1. Extrinsic evidence of the authenticity of a document, as a condition precedent to admissibility, is not required if the office in which the record is kept is within the United States and the writing is attested to as required by K.S.A. 60-465 and authenticated by the seal of the office having custody.
2. The record is examined and it is held it would be a useless act to reverse a case when the objected to evidence is now admissible due to the amendment of a statute that is procedural in nature.
Review of the judgment of the Court of Appeals in an unpublished decision filed December 4, 1998. Appeal from Saline district court; GEORGE R. ROBERTSON, judge. Judgment of the Court of Appeals vacating the sentence of the district court is reversed. The judgment of the district court is affirmed. Opinion filed May 28, 1999.
J. Brent Getty, assistant appellate defender, argued the cause, and Ryan Kipling Elliot, assistant appellate defender, and Jessica R. Kunen, chief appellate defender, were with him on the brief for appellant.
Julie A. McKenna, county attorney, argued the cause, and Christina Pellant, assistant county attorney, and Carla J. Stovall, attorney general, were with her on the brief for appellee.
The opinion of the court was delivered by
ABBOTT, J.: We granted the State's petition for review of an unpublished opinion of the Court of Appeals. The Court of Appeals held the trial court had considered inadmissible documents from California in determining defendant's criminal history. The Court of Appeals was of the opinion the California documents were not properly authenticated and certified and vacated defendant's sentence.
The Court of Appeals remanded the case to the trial court for resentencing with a reminder that "[u]pon remand for resentencing, the State is not foreclosed from presenting properly authenticated copies of a defendant's felony convictions that had previously been identified but inadequately authenticated or attested."
Judge Christel E. Marquardt, relying on State v. White, 23 Kan. App. 2d 363, 931 P.2d 1250 (1997), rev. denied 261 Kan. 1087 (1997), and K.S.A. 60-465, dissented, as she would have affirmed the sentence. We agree. We reverse the judgment of the Court of Appeals vacating the sentence and affirm the judgment of the trial court.
This court originally granted review because there were choices to be made between White and State v. Strickland, 21 Kan. App. 2d 12, 900 P.2d 854 (1995). When this appeal was docketed in this court, K.S.A. 60-465 (the basis for the White and Strickland cases) had been amended effective July 1, 1998. The documents in question were introduced into evidence on April 25, 1997, and the Court of Appeals filed its opinion on December 4, 1998.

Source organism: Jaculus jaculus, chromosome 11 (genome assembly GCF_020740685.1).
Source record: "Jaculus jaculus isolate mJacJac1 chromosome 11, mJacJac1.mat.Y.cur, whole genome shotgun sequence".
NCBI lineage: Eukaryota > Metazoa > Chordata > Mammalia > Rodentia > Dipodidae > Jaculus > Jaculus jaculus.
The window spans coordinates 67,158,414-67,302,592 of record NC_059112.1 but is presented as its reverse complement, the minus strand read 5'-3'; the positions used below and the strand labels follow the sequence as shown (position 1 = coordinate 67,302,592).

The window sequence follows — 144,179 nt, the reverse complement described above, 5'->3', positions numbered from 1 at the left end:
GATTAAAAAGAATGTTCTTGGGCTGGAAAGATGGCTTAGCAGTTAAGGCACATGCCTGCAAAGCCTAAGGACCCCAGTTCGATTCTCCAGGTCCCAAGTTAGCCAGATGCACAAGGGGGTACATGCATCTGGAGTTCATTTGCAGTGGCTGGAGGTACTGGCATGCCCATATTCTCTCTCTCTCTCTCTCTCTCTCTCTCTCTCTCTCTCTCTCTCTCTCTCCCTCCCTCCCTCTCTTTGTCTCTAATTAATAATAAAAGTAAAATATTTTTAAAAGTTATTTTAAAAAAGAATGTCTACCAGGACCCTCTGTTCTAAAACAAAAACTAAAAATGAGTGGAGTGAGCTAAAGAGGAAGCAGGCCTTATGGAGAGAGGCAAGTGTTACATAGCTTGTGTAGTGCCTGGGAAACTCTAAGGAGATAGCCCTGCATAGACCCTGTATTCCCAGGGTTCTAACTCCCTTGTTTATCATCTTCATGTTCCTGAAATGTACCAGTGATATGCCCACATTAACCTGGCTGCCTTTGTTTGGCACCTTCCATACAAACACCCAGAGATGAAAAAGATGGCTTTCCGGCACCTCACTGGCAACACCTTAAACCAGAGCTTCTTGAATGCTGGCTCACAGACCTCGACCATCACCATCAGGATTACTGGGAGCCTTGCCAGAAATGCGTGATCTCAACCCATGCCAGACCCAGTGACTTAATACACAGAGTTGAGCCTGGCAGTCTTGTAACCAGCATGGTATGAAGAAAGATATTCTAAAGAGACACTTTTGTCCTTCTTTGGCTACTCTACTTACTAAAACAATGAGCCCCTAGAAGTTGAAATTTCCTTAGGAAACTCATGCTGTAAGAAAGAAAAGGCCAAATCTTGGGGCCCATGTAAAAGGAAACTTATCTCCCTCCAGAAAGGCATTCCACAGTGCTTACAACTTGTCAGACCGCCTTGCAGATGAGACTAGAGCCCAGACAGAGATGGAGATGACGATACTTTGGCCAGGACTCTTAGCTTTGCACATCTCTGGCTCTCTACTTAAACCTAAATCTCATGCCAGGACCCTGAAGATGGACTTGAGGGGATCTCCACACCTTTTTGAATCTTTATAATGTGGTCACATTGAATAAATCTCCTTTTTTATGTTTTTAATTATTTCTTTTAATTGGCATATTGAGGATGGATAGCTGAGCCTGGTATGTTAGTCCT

The documents introduced into evidence are admissible under the 1998 amendments to K.S.A. 60-465. The amended versions provide in pertinent part that "Extrinsic evidence of authenticity as a condition precedent to admissibility is not required if . . . the office in which the record is kept is within the United States . . . and the writing is attested to as required in clause (1) and authenticated by seal of the office having custody . . . ." Clause (1) provides in pertinent part that "the writing is attested as a correct copy of the record or entry by a person purporting to be an officer, or a deputy of an officer, having the legal custody of the record." K.S.A. 1998 Supp. 60-465.
The documents in question show the convictions of defendant. Each page of each document bears the seal of the Superior Court of the County of Sacramento, California, and certifies it is a copy of the official records and that the attesting officer has custody of the records. The requirements of the 1998 amendments to K.S.A. 60-465 are satisfied. Hudson does not allege or claim he is not the person convicted in California.
We are dealing with the procedure to introduce evidence of an official record. In State v. Crow, 266 Kan. 690, 974 P.2d 100 (1999), we considered a statute (K.S.A. 1996 Supp. 22-3437) dealing with the admission of documentary evidence and held it was procedural. The legislature has seen fit to relax its rules concerning official records of a sister state. Thus, the records at issue would unquestionably be admissible upon remand, and it would be unnecessary to return the documents to California for further authentication. We, thus, reverse the judgment of the Court of Appeals vacating the sentence and remand for resentencing and affirm the judgment of the trial court.
We note that in State v. Voiles, 226 Kan. 469, 601 P.2d 1121 (1979), this court held that certified, but not authenticated, copies of out-of-state felony convictions constituted competent evidence of the out-of-state convictions to enhance defendant's sentence under the Habitual Criminal Act. (K.S.A. 21-4504.)
The judgment of the Court of Appeals vacating the sentence of the district court is reversed and the judgment of the district court is affirmed.